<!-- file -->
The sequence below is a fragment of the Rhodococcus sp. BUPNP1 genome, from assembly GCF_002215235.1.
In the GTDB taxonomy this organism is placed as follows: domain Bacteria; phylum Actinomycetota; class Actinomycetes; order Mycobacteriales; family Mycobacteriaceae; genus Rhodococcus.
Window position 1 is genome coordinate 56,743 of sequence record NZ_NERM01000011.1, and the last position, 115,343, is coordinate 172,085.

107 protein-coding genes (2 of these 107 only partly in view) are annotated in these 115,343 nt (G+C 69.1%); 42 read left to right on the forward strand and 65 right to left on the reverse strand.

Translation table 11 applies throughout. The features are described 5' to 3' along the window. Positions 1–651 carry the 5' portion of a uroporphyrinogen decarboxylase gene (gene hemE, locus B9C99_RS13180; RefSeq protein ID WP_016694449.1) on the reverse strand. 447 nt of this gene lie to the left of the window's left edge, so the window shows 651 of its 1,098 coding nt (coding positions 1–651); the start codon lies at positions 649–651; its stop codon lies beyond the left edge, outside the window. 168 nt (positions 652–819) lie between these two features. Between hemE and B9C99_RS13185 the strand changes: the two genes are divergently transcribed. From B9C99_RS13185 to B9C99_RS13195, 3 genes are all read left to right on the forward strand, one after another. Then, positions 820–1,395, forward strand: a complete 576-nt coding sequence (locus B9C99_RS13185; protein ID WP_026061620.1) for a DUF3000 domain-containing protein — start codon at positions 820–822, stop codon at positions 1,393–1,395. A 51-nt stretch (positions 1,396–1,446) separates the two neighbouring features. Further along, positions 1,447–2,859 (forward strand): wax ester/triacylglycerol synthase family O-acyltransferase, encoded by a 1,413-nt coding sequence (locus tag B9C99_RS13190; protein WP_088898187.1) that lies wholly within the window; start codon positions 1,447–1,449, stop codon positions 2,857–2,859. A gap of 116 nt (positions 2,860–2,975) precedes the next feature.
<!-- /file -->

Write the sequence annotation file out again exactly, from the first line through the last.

The sequence below is a fragment of the Rhodococcus sp. BUPNP1 genome, from assembly GCF_002215235.1.
In the GTDB taxonomy this organism is placed as follows: domain Bacteria; phylum Actinomycetota; class Actinomycetes; order Mycobacteriales; family Mycobacteriaceae; genus Rhodococcus.
Window position 1 is genome coordinate 56,743 of sequence record NZ_NERM01000011.1, and the last position, 115,343, is coordinate 172,085.

107 protein-coding genes (2 of these 107 only partly in view) are annotated in these 115,343 nt (G+C 69.1%); 42 read left to right on the forward strand and 65 right to left on the reverse strand.

Translation table 11 applies throughout. The features are described 5' to 3' along the window. Positions 1–651 carry the 5' portion of a uroporphyrinogen decarboxylase gene (gene hemE, locus B9C99_RS13180; RefSeq protein ID WP_016694449.1) on the reverse strand. 447 nt of this gene lie to the left of the window's left edge, so the window shows 651 of its 1,098 coding nt (coding positions 1–651); the start codon lies at positions 649–651; its stop codon lies beyond the left edge, outside the window. 168 nt (positions 652–819) lie between these two features. Between hemE and B9C99_RS13185 the strand changes: the two genes are divergently transcribed. From B9C99_RS13185 to B9C99_RS13195, 3 genes are all read left to right on the forward strand, one after another. Then, positions 820–1,395, forward strand: a complete 576-nt coding sequence (locus B9C99_RS13185; protein ID WP_026061620.1) for a DUF3000 domain-containing protein — start codon at positions 820–822, stop codon at positions 1,393–1,395. A 51-nt stretch (positions 1,396–1,446) separates the two neighbouring features. Further along, positions 1,447–2,859 (forward strand): wax ester/triacylglycerol synthase family O-acyltransferase, encoded by a 1,413-nt coding sequence (locus tag B9C99_RS13190; protein WP_088898187.1) that lies wholly within the window; start codon positions 1,447–1,449, stop codon positions 2,857–2,859. A gap of 116 nt (positions 2,860–2,975) precedes the next feature.